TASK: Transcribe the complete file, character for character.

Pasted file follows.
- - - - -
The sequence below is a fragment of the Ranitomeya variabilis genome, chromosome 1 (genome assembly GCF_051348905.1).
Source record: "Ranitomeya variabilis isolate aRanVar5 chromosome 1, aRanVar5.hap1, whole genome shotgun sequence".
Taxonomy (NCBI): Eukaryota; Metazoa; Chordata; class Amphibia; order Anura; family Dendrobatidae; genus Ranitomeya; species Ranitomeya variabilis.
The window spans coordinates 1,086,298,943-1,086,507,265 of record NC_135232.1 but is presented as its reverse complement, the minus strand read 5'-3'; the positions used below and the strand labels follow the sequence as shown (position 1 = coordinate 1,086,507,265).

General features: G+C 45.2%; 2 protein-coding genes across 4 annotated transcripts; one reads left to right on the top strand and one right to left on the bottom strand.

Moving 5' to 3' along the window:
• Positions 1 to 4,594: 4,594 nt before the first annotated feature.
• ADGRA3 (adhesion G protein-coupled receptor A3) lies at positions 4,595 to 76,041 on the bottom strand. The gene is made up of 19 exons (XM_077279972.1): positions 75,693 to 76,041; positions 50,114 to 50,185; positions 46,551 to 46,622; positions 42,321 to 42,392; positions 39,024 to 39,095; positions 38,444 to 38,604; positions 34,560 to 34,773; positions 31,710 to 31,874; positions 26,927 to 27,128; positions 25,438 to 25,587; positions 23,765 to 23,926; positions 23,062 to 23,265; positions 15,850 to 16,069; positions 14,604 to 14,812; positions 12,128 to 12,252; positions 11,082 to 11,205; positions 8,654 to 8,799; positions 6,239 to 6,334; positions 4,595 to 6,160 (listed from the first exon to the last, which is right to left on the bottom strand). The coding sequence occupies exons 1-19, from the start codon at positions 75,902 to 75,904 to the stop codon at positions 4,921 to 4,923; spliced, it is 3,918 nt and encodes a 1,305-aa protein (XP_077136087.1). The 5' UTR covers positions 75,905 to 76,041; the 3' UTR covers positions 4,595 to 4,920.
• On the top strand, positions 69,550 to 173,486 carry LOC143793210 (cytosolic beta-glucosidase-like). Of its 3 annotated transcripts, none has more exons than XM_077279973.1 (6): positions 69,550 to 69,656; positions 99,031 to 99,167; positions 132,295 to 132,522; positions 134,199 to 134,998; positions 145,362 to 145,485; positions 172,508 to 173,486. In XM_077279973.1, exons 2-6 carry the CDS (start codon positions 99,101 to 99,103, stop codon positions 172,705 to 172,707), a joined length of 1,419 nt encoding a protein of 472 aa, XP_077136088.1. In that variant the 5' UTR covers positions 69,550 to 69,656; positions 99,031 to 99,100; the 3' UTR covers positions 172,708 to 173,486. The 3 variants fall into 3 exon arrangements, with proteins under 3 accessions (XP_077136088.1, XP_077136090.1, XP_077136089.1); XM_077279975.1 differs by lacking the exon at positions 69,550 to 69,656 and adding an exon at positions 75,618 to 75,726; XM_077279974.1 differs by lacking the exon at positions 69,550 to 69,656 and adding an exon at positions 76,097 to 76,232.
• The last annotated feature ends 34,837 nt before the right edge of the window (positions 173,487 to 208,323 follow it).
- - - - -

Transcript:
The sequence below is a fragment of the Ranitomeya variabilis genome, chromosome 1 (genome assembly GCF_051348905.1).
Source record: "Ranitomeya variabilis isolate aRanVar5 chromosome 1, aRanVar5.hap1, whole genome shotgun sequence".
Taxonomy (NCBI): Eukaryota; Metazoa; Chordata; class Amphibia; order Anura; family Dendrobatidae; genus Ranitomeya; species Ranitomeya variabilis.
The window spans coordinates 1,086,298,943-1,086,507,265 of record NC_135232.1 but is presented as its reverse complement, the minus strand read 5'-3'; the positions used below and the strand labels follow the sequence as shown (position 1 = coordinate 1,086,507,265).

General features: G+C 45.2%; 2 protein-coding genes across 4 annotated transcripts; one reads left to right on the top strand and one right to left on the bottom strand.

Moving 5' to 3' along the window:
• Positions 1 to 4,594: 4,594 nt before the first annotated feature.
• ADGRA3 (adhesion G protein-coupled receptor A3) lies at positions 4,595 to 76,041 on the bottom strand. The gene is made up of 19 exons (XM_077279972.1): positions 75,693 to 76,041; positions 50,114 to 50,185; positions 46,551 to 46,622; positions 42,321 to 42,392; positions 39,024 to 39,095; positions 38,444 to 38,604; positions 34,560 to 34,773; positions 31,710 to 31,874; positions 26,927 to 27,128; positions 25,438 to 25,587; positions 23,765 to 23,926; positions 23,062 to 23,265; positions 15,850 to 16,069; positions 14,604 to 14,812; positions 12,128 to 12,252; positions 11,082 to 11,205; positions 8,654 to 8,799; positions 6,239 to 6,334; positions 4,595 to 6,160 (listed from the first exon to the last, which is right to left on the bottom strand). The coding sequence occupies exons 1-19, from the start codon at positions 75,902 to 75,904 to the stop codon at positions 4,921 to 4,923; spliced, it is 3,918 nt and encodes a 1,305-aa protein (XP_077136087.1). The 5' UTR covers positions 75,905 to 76,041; the 3' UTR covers positions 4,595 to 4,920.
• On the top strand, positions 69,550 to 173,486 carry LOC143793210 (cytosolic beta-glucosidase-like). Of its 3 annotated transcripts, none has more exons than XM_077279973.1 (6): positions 69,550 to 69,656; positions 99,031 to 99,167; positions 132,295 to 132,522; positions 134,199 to 134,998; positions 145,362 to 145,485; positions 172,508 to 173,486. In XM_077279973.1, exons 2-6 carry the CDS (start codon positions 99,101 to 99,103, stop codon positions 172,705 to 172,707), a joined length of 1,419 nt encoding a protein of 472 aa, XP_077136088.1. In that variant the 5' UTR covers positions 69,550 to 69,656; positions 99,031 to 99,100; the 3' UTR covers positions 172,708 to 173,486. The 3 variants fall into 3 exon arrangements, with proteins under 3 accessions (XP_077136088.1, XP_077136090.1, XP_077136089.1); XM_077279975.1 differs by lacking the exon at positions 69,550 to 69,656 and adding an exon at positions 75,618 to 75,726; XM_077279974.1 differs by lacking the exon at positions 69,550 to 69,656 and adding an exon at positions 76,097 to 76,232.
• The last annotated feature ends 34,837 nt before the right edge of the window (positions 173,487 to 208,323 follow it).